American International Group Inc. (AIG) will hold back $21 million in retention bonuses to its former employees, according to a Wall Street Journal report.
The company, which will pay out $46 million today in retention bonuses to about 70 employees, both former and current, has made the cut to meet a target imposed by Kenneth Feinberg, the U.S. Treasury Department’s compensation czar. The payout will go to the employees of its financial products unit. This unit’s performance was significantly responsible for the company’s fall-out during the financial crisis.
However, AIG believes that under certain circumstances the company can limit the payouts. Recently, the company had enquired its former employees about their earnings after they departed from AIG. The company is said to reduce the payouts of its former employees by that amount.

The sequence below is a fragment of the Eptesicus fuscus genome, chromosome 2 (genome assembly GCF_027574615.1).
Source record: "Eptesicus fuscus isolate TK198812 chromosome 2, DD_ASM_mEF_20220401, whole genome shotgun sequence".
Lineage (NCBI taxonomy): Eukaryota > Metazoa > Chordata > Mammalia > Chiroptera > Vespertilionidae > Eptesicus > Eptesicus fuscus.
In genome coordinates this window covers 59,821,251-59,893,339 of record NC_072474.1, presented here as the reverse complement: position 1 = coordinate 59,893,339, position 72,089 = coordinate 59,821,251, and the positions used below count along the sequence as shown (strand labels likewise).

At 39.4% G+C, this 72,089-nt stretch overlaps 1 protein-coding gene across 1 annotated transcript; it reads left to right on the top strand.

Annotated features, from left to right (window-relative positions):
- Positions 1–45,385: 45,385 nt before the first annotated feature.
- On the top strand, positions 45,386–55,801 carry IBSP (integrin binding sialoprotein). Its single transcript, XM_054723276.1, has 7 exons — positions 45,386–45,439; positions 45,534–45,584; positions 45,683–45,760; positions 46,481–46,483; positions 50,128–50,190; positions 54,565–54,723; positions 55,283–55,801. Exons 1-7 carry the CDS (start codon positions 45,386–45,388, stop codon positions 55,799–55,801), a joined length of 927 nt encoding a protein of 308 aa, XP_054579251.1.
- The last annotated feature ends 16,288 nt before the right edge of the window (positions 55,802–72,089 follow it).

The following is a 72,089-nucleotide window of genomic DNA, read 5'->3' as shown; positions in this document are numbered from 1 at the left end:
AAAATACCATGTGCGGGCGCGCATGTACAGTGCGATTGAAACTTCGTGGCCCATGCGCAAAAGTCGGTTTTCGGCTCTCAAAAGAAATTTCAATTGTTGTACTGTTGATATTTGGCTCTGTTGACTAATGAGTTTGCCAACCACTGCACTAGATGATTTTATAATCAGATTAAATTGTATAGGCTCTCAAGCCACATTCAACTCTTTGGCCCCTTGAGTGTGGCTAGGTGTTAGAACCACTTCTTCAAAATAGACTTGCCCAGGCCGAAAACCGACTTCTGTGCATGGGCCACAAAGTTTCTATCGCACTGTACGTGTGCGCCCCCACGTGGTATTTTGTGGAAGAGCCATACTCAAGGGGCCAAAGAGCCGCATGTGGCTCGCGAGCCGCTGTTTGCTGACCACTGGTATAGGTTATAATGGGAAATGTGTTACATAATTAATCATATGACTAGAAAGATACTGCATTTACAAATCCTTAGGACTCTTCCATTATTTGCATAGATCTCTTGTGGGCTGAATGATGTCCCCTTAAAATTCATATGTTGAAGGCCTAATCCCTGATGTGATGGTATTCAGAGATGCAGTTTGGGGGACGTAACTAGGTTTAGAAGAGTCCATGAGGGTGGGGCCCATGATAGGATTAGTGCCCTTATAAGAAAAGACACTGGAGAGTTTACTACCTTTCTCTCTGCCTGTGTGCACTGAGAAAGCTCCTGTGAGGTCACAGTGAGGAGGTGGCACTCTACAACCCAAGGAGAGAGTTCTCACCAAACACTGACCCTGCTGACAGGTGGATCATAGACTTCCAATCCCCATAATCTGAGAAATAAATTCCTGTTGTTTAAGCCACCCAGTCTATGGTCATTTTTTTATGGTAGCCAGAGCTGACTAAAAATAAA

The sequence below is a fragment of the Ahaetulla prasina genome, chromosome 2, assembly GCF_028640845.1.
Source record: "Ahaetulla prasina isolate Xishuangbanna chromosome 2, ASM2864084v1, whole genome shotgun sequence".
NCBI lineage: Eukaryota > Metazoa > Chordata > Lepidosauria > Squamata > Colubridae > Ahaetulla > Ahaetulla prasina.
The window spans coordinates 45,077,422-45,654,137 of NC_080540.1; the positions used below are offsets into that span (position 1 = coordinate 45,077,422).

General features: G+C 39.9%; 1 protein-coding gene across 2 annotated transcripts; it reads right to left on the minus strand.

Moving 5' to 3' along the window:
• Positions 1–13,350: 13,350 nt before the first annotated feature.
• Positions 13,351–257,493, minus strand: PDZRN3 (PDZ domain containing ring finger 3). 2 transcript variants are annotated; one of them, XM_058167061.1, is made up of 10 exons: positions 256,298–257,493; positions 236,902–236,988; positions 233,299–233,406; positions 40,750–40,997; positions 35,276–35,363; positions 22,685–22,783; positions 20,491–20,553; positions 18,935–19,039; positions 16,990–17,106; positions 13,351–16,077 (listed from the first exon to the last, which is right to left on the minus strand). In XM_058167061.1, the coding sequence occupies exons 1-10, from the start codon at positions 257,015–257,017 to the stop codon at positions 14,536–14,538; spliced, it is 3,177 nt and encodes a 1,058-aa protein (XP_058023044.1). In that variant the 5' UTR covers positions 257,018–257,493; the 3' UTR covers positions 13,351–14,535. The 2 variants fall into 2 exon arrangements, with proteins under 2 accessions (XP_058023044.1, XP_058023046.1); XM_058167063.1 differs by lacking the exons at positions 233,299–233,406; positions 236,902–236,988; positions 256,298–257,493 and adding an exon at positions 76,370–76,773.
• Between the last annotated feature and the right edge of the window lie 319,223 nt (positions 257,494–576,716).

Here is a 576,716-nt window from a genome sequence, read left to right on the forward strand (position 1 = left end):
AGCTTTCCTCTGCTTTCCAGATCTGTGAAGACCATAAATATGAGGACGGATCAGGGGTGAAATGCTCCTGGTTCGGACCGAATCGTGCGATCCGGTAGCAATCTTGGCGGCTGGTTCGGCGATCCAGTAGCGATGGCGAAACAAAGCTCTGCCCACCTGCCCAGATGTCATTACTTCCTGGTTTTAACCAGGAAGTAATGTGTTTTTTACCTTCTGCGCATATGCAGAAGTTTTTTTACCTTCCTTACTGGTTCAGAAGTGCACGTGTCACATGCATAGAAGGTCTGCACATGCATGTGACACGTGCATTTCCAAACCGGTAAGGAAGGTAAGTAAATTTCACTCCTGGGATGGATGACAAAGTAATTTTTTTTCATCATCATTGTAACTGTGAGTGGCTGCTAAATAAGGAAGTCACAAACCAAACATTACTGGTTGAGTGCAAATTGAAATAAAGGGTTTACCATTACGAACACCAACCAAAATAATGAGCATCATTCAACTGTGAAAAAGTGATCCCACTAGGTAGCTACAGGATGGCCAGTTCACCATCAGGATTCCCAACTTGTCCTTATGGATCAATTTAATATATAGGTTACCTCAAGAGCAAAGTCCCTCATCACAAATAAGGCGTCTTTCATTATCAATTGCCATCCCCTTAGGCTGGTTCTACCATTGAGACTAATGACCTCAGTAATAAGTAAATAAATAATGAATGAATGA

AIG received federal support worth $182.5 billion, which helped prevent its collapse in September 2008. The company, approximately 80% of which is owned by the U.S. government, came in under the scanner by the public after it paid out $165 million as bonuses to its employees last March.
Following the public outcry, Feinberg was appointed to supervise the executives’ compensation and bonus packages of AIG and some other companies, all of which had received taxpayers’ money. Feinberg then demanded that AIG should get back $45 million of bonuses the company paid last year.
AIG employees have agreed to return a total of $40 million by accepting lower bonus packages for 2010 for an early repayment of this amount. The remaining $5 million would be met through the $21 million cut.
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